This map is the result of my confrontation with a recurrent AH tendency: Russia always gets the short end of the stick, and when it doesn't, it takes the shape of an Evil Empire of sorts.
In this world, due to a mechanical fail, Lenin's train blew up before he could publish the April theses, with the result of the Russian Revolution being taken over by the menshevik faction, which dedicated to a rather different programme: setting the institutions of a Russian bourgoisie democracy (with the constitutional democrats as a tolerated opposition) while encouraging the syndical movement and dedicating to the improvement of the worker's conditions, which, they hoped, would lead to the worker's enlightement and a socialist revolution when the time would come.
In short, they set a social democratic system. Just that ITTL isn't called that, but just socialism, in the old, marxist sense.
That led to a rather different interwar ideological atmosphere. For a start, the bolshevik faction separated itself from the 2nd international as a fringe movement, and would prove itself a rather popular inspiration for third-worldist guerrillas.
Fascism still emerged in Italy, but Hitler was assasinated ITTL before the Munich coup (upheavals in Germany taking a different form), And a different-shaped German Völkisch Freedom Party became the rising star of German Fascism in the early 30s. In spite of a diplomatic crisis after an alt-Sudetenland annexation, it never got beyond there, and there was no WWII.
Also, anarchism did much better in Spain ITTL, to an extent there was a short but pivotal civil war between Anarchists and Republicans, after which the Spanish Republic was put under a "special circumstances" conservative junta that reverted all the Republic's former measures.
France, after strong political convulsions in the 30s and early forties, underwent its own socialist revolution (they didn't join the International due to France being, as the general-secretary Camus pointed out, "already building a socialist stage, not paving the road to it" Yeah, sure, that's the reason). The short civil war that came was mostly fought in Africa, which made easy for the socialists to present themselves as the liberators of the Opressed Africans. Just that the Algerians and the Mauritanians (with an old and proud slave-holding tradition) ultimatly didn't buy it. France's system is not communism as we know it: it borrows a lot from anarcho-syndicalist ideary and it as a quite left-libertarian discourse, but it has as much of a monolithic discourse and no-love-for-the-dissent as one could expect.
Japan was a most weird case. Mao died much earlier ITTL, and the struggles between the communists and the KMT, as well as the prudence of not attacking the United States, allowed Japan to carve out their mainland empire... just to find themselves rotten with a stagnated economy and dozens of insurgence focuses. In the late 60s a reformist thought emerged, with a strange mix of dharmic philosophy applied to Japanese traditions, bolshevism, and the same old imperialist militarism with one cup of humanitarian bona fide and two cups of racist condescendence. The ideology (wich could be roughly translated as "obliteration of the self") changed the face of the Empire. More exactly, now it has the kind of face that gets stamped by a boot forever...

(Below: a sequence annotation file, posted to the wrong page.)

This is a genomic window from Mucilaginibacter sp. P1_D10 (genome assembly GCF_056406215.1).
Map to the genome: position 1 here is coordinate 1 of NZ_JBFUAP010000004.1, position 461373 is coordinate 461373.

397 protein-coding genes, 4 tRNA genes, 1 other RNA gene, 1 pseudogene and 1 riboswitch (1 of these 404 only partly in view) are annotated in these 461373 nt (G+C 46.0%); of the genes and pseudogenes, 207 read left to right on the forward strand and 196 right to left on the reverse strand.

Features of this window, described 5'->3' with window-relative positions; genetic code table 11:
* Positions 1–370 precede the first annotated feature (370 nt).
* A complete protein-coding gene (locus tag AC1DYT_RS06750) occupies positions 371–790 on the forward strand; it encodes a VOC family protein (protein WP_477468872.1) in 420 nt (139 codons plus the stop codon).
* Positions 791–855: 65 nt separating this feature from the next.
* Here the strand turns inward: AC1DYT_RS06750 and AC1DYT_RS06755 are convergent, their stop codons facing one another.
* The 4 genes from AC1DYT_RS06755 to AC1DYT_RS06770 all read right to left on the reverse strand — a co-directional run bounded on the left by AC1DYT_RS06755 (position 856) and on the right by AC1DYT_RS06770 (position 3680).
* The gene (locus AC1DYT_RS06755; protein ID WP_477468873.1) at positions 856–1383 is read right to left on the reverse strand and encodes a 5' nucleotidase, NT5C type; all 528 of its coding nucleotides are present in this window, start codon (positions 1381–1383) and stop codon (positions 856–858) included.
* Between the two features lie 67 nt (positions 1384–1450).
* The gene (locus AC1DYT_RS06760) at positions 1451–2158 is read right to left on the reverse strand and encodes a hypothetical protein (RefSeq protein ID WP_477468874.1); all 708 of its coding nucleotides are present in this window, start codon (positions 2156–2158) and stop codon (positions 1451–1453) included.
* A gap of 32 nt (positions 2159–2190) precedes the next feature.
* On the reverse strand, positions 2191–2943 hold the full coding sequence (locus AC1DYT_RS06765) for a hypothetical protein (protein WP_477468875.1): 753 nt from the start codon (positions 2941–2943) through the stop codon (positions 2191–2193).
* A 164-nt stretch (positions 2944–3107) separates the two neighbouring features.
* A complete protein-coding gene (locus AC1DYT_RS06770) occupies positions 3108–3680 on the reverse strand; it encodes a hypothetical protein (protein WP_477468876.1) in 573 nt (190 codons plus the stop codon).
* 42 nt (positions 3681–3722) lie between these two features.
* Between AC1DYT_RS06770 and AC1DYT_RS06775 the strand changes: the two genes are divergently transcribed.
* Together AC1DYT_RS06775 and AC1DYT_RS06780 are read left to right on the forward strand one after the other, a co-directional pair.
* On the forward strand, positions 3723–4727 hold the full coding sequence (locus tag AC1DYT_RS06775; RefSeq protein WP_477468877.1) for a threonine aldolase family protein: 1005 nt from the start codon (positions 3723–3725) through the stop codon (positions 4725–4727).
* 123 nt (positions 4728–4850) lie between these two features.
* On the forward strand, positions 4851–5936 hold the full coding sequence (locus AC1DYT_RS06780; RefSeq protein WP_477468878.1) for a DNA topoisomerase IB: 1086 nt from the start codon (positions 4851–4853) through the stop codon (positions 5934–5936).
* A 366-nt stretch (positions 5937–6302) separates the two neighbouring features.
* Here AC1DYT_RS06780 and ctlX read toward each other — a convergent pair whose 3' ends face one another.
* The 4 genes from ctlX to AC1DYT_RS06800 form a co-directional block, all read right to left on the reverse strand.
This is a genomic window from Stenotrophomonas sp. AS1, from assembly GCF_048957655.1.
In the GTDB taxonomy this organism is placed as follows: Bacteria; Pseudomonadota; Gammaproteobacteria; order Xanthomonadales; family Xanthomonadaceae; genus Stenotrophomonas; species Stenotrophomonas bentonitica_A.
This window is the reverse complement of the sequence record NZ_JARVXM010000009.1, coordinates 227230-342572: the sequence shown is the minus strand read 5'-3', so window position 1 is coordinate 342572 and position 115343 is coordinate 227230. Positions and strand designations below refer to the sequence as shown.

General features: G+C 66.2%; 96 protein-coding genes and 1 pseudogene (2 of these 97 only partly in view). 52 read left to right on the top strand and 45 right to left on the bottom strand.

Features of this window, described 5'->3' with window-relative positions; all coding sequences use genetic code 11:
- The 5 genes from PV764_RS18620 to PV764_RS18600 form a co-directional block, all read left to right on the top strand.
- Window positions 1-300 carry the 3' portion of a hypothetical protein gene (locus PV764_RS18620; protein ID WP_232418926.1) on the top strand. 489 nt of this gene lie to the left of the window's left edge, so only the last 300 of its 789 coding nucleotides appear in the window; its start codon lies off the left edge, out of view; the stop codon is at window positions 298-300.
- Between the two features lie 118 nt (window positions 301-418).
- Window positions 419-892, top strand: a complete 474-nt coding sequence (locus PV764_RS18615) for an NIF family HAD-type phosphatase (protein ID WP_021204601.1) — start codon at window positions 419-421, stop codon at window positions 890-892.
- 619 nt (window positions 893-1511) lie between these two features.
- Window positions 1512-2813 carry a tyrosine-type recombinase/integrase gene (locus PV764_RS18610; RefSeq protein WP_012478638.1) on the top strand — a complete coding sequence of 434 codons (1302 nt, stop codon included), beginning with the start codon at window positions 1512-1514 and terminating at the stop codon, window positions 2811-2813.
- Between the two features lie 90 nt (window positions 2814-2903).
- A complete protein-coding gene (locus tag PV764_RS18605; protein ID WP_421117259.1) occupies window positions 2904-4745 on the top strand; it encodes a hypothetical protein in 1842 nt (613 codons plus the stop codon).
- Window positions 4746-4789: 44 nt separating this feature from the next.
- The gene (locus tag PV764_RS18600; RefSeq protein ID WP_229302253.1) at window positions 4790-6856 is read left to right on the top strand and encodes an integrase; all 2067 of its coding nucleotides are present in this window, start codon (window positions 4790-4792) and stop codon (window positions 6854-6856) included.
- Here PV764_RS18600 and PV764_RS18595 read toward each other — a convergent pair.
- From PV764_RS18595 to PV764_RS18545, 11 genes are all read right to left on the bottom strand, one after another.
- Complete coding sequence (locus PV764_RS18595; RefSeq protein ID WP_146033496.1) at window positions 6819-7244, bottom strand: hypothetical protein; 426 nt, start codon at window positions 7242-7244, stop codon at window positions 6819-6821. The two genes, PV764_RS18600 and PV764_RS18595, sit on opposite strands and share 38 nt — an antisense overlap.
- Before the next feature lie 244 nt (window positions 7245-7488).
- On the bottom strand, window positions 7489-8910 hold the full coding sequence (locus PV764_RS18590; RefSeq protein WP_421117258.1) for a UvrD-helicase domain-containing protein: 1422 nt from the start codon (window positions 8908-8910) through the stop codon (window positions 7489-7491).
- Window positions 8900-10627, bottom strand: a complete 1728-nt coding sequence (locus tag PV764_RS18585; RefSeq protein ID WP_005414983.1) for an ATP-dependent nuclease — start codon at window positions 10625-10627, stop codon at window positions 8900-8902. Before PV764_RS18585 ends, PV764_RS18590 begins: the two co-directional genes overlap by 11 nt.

The British Empire successfully reformed into a commonwealth bound by the Sterling Pound, but lost India (in a much nastier way). The German regime became unpopular in the fifties and was replaced by a "democratic" (more like "plain old militarist conservative") coup. the Italian Empire imploded in the 60s, after the power vacuum led by Mussolini proved unsolvable, and the Socialist and Communist guerrillas started to get strong in the Mezzogiorno. The Spanish justa ultimately stepped out, and a nasty Basque issue got solved by an independence referendum. The United States recovered from the Great Depression much slower and mass society never started to fully catch on (the mainstream discourse being one of almost Randian triunfalist social darwinism). Afghanistan, Iran and part of the Arab world have gone throught the path of secularization and Westernization against a perceived Russian Offensive. Much of South America is under a net of Operacion Condor-like military juntas.
It's 2010, and the socialist nations have pretty much abandoned the idea of a socialist revolution, as the life standards have made it unnecesary. The mainstream (2nd International) lecture is that social democracy is by itself a Proletarian dictatorship: A system in which "the proles" have a private car, a bank account, a personal computer and summer vacations, what else could be? The Western nations other than France, turned off by marxist discourse, had followed a much more jingoistic and libertarian-conservative path.
With an impressive living standard and freedom records, as well as an intimidating military force and as the leaders of the most relevant international organization, The United Russian Republics are the only superpower deserving of such a name, and in spite of political hostilities that never went as far as IOTL, russian arts and literature are renowned everywhere: though there is not a single lingua franca, every cultivated person, no matter their bithplace, is expected to be fluent in Russian.
The world is a bit more backwards than OTL (10 to 15 years), but there is much more investment in outer space, and the Internet equivalent is about as developed as IOTL. On a curious note, due to the greater reputation of marxism, secularism and social darwinistic theories of many kinds, atheism is much more prevalent almost everywhere.